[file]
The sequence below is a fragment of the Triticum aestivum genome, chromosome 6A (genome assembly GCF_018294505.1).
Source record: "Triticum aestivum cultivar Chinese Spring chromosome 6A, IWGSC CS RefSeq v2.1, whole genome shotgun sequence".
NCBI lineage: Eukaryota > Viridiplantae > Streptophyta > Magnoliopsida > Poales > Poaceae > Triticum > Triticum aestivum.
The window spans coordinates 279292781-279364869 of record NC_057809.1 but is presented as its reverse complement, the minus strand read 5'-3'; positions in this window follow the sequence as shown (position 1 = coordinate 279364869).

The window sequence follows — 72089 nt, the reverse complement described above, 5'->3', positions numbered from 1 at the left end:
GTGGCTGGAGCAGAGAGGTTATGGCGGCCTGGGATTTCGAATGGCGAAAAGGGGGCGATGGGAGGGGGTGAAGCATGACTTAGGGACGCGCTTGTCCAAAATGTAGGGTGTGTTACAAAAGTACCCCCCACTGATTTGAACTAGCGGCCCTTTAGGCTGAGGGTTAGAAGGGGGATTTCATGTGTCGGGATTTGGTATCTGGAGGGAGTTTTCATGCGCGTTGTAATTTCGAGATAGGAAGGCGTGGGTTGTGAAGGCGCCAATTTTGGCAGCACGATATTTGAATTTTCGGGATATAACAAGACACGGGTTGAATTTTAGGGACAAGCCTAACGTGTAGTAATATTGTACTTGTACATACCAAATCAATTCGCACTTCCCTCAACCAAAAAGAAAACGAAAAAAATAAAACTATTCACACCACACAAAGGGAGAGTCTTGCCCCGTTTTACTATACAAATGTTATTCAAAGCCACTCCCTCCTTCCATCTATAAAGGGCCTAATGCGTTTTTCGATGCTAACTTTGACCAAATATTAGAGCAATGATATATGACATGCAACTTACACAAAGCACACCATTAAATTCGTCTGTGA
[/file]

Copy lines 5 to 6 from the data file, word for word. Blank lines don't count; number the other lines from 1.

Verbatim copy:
The window sequence follows — 72089 nt, the reverse complement described above, 5'->3', positions numbered from 1 at the left end:
GTGGCTGGAGCAGAGAGGTTATGGCGGCCTGGGATTTCGAATGGCGAAAAGGGGGCGATGGGAGGGGGTGAAGCATGACTTAGGGACGCGCTTGTCCAAAATGTAGGGTGTGTTACAAAAGTACCCCCCACTGATTTGAACTAGCGGCCCTTTAGGCTGAGGGTTAGAAGGGGGATTTCATGTGTCGGGATTTGGTATCTGGAGGGAGTTTTCATGCGCGTTGTAATTTCGAGATAGGAAGGCGTGGGTTGTGAAGGCGCCAATTTTGGCAGCACGATATTTGAATTTTCGGGATATAACAAGACACGGGTTGAATTTTAGGGACAAGCCTAACGTGTAGTAATATTGTACTTGTACATACCAAATCAATTCGCACTTCCCTCAACCAAAAAGAAAACGAAAAAAATAAAACTATTCACACCACACAAAGGGAGAGTCTTGCCCCGTTTTACTATACAAATGTTATTCAAAGCCACTCCCTCCTTCCATCTATAAAGGGCCTAATGCGTTTTTCGATGCTAACTTTGACCAAATATTAGAGCAATGATATATGACATGCAACTTACACAAAGCACACCATTAAATTCGTCTGTGA